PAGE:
sound/stage cleveland scene june 28th 2006
Mifune, "Patsy Cline" (myspace.com/mifunesound) This world-pop nine-piece blends the groovy, funk-tribal vibe of afrobeat with spacey, Stereolab-style ambient pop. The beat is as insistent as the melody, vibrating beneath the keys' and horns' shimmer and sway, while a "Girl From Ipanema"-style groove surfs over chanted vocals, conjuring a joyous island dance.

ODC music group
Contact: Jacob Fader
216-650-4223
admin@mifunemusic.com

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Reviews


to write a review

Lisa

It's in my head right now.
I can't stop listening to this cd. It's so full of life and great music its like nothing I've ever heard before. I love that it's so different yet gets so easily stuck in my head. I grew up with Christine, and I can't believe that voice comes out of such a little lady. She sounds so soulful and precise. She really does a great job. The band is awesome too! So many different instruments to listen to that come together so sweetly. Keep it alive, Mifune is too great to stop.
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Nicole


The CD is the BOMB!!! I just saw them for the first time live at Shooters this past Sunday and I tell you what,I never left my seat. The music was so beatiful, you can feel it go through you. I just bought the CD, and I listen to it non-stop. I commend all of you for putting out some of the most orginal music I've heard in a long time. I can tell this is something you all believe in. Keep up the good work. I appreciate it.
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Scene magazine Chris Parker

Brazilian rhythms, and spacey lounge vibe create a blissful pop confection
Mifuné blends disparate elements into an eclectic mélange of world music. Its debut bubbles with electronic textures reminiscent of Stereolab. The Cleveland eight-piece experiments with jazzy funk ("Don't Do All Your Talkin' to Me"), politically tinged Afrobeat ("Storm Troopers"), and soul-pop ("I Don't Know What Love Is"). Mifuné handles each well, but the album's best moments are when the sounds reach a balance, as on "Patsy Cline," whose infectious bounce, Brazilian rhythms, and spacey lounge vibe create a blissful pop confection. Frequent shifts in tempo and emphasis -- from bustling beats to hook-fueled melodies to jazzy excursions -- ensure a lot of inventive sound. Singer-keyboardist Christine Fader's soulful vocals are the icing on the cake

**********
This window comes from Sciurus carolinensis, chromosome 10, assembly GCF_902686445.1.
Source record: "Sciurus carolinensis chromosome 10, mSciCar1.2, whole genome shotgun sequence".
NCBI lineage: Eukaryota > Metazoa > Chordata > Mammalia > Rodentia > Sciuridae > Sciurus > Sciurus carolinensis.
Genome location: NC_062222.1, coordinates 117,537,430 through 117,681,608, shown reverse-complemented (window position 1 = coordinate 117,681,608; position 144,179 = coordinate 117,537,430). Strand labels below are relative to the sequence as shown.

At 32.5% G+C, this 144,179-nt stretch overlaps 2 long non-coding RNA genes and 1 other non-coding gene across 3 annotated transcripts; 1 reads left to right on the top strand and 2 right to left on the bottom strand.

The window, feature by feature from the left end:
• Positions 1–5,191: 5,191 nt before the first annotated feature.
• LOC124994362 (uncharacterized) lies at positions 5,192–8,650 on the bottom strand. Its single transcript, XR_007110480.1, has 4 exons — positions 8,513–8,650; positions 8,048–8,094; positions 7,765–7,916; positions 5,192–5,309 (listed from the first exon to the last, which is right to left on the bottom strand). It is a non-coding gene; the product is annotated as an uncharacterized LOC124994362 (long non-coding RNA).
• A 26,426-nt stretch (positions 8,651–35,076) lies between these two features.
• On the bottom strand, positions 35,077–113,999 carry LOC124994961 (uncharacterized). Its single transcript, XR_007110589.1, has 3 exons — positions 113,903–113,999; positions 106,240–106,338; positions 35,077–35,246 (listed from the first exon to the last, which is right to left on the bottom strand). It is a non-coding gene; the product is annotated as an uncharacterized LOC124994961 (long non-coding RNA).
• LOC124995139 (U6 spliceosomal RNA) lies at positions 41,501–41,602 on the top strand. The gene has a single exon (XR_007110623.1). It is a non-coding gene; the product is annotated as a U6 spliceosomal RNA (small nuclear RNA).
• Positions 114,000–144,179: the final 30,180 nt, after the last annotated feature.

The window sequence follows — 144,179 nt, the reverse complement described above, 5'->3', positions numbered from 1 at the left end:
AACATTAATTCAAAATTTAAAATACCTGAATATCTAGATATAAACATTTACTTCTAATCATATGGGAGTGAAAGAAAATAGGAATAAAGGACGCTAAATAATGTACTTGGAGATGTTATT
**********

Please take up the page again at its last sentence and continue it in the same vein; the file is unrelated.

Read more...

Scene magazine Chris Parker

Brazilian rhythms, and spacey lounge vibe create a blissful pop confection
Mifuné blends disparate elements into an eclectic mélange of world music. Its debut bubbles with electronic textures reminiscent of Stereolab. The Cleveland eight-piece experiments with jazzy funk ("Don't Do All Your Talkin' to Me"), politically tinged Afrobeat ("Storm Troopers"), and soul-pop ("I Don't Know What Love Is"). Mifuné handles each well, but the album's best moments are when the sounds reach a balance, as on "Patsy Cline," whose infectious bounce, Brazilian rhythms, and spacey lounge vibe create a blissful pop confection. Frequent shifts in tempo and emphasis -- from bustling beats to hook-fueled melodies to jazzy excursions -- ensure a lot of inventive sound. Singer-keyboardist Christine Fader's soulful vocals are the icing on the cake
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Drew Rothman

A unique blend of ideas and sounds with serious groove appeal.
Named for the Japanese samurai actor Toshiro Mifuné, this new band out of Cleveland has created an ingenious blend of Worldbeat, soul, electronica and towering, Gibraltar-solid groove that will make you think and make you dance.

Their debut disc, 'Afro-Electronique' draws on a well rounded group of influences including Brazilian Girls and Stereolab, with nods to the Beach Boys, hip-hop, dub reggae, old-school R&B, ska and classic jazz. Drawing on the Afrobeat school, the band's lyrics take aim at abuses of power, human neglect, and the general state of the world. This is the revolutionary music of the 21st century.

Every track is grounded by the unstoppable rhythm section of drummer Jeremy Miller and bassist Corbett Hein, punched with the ultra-tight, Maceo-esque brass section of Skinny K, Jake Wynne and BJ Wischmeier. Keyboardist Cutty lays down some of the dirtiest Wurlie since Ray, and guitarist/bandleader Jake Fader adds popping Worldbeat textures while spitting his lyrics at the powers that be.

But some of the most shining moments on "Afro-Electronique" stream from the beatific pipes of singer/keyboardist Christine Fader, whose sultry vocalizations on standout tracks such as "I Don't Know What Love Is" and "Don't Do All Your Talking To Me" add an easy, soulful sparkle that smooths the edges of the often complex, fairly cerebral arrangements.

There are big things ahead for Mifuné... you'd do well to jump on their musical freedom train before it's speeding too fast to catch!
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Eric "e-squaz"

melodies, driving, music for your mind!
I am loving this! the horns are hot...so much happening and it all comes together in a serious groove. the vocals are beautiful on I Don't Know What Love Is and we dream. I love it. I't not Funch or Moon the Giant...it's is its own. Get more CDs in so I can hear the music in context!
Thanks guys...from Atlanta, GA! e-squaz
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Katy (Corby I'm your guitar student)

This Is Awesome!
If you think about it's really hard to write a song with all these different instruments and the lyrics mixed together and making the sound great! But Mifune does such a great job of it!!!!!!!!!!!!!!! All of the people in Mifune are talented including Corby otherwise known as Corbett Hein! Corby not only plays the bass but the guitar,cello,and the other bass!!!!!!!!!!!!!!!!!!!!!!!!!!!!!!!!!!!